Epigrams on Programming

My favorite top ten epigrams, for more see http://www.cs.yale.edu/quotes.html

0. One man’s constant is another man’s variable

1. It is easier to write an incorrect program than understand a correct one.

2. If you have a procedure with ten parameters, you probably missed some.

3. A language that doesn’t affect the way you think about programming, is not worth knowing.

4. Simplicity does not precede complexity, but follows it.

5. You can’t communicate complexity, only an awareness of it.

6. Beware of the Turing tar-pit in which everything is possible but nothing of interest is easy.

7. In a 5 year period we get one superb programming language. Only we can’t control when the 5 year period will be.

8. In computing, the mean time to failure keeps getting shorter.

9. In programming, everything we do is a special case of something more general — and often we know it too quickly.

A. It is easier to change the specification to fit the program than vice versa.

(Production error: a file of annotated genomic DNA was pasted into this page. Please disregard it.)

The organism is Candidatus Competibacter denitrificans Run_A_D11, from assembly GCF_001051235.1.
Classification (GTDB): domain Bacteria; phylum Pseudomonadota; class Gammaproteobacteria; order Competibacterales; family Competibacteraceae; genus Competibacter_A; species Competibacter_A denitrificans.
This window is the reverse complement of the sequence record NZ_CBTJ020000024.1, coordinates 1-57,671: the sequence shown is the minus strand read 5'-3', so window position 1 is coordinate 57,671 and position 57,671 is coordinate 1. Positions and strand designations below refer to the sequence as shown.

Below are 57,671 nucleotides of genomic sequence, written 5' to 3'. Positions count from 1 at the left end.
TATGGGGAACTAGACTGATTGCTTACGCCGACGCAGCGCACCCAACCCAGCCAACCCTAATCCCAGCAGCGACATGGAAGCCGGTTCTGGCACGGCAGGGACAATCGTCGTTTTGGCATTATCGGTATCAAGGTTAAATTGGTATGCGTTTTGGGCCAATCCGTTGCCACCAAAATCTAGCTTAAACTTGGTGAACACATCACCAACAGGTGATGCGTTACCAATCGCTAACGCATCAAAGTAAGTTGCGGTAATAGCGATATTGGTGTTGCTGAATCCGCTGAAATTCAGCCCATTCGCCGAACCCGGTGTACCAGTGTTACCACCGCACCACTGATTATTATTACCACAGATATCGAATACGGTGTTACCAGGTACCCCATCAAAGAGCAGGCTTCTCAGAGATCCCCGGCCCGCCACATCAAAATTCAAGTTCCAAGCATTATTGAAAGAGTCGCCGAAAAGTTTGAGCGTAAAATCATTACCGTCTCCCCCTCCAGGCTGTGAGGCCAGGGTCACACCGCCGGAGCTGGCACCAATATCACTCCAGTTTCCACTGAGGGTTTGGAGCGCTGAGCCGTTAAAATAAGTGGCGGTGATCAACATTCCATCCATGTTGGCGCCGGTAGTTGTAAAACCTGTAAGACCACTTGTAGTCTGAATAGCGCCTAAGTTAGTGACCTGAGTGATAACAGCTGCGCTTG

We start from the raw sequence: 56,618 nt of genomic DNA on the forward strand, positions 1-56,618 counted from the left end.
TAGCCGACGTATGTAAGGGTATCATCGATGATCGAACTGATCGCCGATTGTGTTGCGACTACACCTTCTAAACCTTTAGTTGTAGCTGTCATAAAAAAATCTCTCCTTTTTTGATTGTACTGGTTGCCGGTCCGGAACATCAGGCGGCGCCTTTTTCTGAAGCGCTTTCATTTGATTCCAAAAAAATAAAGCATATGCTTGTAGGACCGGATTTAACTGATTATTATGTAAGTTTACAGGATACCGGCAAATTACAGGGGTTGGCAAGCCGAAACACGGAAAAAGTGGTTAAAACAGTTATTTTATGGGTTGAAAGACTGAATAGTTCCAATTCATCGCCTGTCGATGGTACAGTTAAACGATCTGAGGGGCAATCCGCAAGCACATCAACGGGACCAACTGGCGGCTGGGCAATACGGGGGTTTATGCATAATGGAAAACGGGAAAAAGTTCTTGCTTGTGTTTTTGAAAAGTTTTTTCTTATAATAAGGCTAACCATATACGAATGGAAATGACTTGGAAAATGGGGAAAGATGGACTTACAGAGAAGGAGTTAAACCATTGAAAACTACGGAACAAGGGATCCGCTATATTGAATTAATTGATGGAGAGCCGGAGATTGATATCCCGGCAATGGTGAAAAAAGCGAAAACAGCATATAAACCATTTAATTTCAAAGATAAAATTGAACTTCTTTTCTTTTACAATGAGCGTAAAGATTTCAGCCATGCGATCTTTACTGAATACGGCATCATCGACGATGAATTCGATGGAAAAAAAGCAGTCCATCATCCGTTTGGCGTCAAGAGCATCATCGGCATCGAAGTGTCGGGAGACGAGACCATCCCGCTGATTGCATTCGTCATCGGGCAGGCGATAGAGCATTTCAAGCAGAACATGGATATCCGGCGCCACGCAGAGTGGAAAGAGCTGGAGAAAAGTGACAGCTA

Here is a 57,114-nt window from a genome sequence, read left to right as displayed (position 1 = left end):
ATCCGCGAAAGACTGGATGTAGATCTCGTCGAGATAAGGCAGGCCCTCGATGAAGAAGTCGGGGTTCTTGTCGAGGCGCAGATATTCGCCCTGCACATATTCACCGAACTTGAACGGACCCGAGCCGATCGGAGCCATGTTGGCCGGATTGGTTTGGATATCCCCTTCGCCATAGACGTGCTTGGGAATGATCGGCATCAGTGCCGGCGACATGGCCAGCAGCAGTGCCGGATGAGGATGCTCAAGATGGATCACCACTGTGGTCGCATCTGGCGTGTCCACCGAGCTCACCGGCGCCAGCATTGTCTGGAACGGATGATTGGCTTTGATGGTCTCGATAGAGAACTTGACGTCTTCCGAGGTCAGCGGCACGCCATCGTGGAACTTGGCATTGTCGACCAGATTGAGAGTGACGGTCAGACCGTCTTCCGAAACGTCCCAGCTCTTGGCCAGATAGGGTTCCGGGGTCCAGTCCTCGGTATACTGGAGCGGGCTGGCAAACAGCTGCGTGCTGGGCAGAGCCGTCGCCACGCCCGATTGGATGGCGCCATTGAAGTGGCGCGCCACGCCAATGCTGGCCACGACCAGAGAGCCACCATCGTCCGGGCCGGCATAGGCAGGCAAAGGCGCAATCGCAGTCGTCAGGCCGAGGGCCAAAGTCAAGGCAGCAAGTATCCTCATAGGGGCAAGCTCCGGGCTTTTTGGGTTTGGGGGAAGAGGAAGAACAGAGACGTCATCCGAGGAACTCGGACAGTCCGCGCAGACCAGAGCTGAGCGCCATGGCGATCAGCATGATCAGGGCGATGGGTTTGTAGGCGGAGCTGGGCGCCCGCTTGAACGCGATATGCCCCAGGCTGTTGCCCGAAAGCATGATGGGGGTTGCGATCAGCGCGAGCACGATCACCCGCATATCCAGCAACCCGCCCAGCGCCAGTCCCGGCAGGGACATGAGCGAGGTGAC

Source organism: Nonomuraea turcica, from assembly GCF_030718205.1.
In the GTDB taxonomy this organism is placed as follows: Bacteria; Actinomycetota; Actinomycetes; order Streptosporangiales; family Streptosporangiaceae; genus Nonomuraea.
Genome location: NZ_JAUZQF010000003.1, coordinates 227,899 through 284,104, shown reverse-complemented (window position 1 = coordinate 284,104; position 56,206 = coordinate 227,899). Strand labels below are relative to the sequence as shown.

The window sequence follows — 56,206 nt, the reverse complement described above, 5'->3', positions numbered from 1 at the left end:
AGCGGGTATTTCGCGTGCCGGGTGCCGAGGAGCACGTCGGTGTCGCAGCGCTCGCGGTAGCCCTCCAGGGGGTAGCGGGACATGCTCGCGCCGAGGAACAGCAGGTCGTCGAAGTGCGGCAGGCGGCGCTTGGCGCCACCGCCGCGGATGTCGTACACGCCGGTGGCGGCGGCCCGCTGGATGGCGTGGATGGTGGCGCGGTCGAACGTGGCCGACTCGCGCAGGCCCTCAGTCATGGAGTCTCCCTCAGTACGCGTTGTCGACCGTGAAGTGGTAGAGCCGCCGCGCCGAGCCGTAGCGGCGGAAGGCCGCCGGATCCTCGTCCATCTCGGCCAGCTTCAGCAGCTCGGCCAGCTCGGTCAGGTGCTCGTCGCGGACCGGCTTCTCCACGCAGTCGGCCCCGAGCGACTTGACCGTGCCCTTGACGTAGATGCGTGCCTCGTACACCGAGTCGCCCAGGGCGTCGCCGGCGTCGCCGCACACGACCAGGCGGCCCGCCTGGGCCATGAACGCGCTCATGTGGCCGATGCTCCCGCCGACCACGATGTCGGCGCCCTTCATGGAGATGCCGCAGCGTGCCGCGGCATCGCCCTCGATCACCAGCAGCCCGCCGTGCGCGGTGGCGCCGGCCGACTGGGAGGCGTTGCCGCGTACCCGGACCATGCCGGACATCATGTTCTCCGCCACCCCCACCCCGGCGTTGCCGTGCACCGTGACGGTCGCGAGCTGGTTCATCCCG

B. Systems have sub-systems and sub-systems have sub- systems and so on ad infinitum – which is why we’re always starting over.

C. Everyone can be taught to sculpt: Michelangelo would have had to be taught not to. So it is with great programmers.

D. To understand a program you must become both the machine and the program.

E. Perhaps if we wrote programs from childhood on, as adults we’d be able to read them.

F. One can only display complex information in the mind. Like seeing, movement or flow or alteration of view is more important than the static picture, no matter how lovely.


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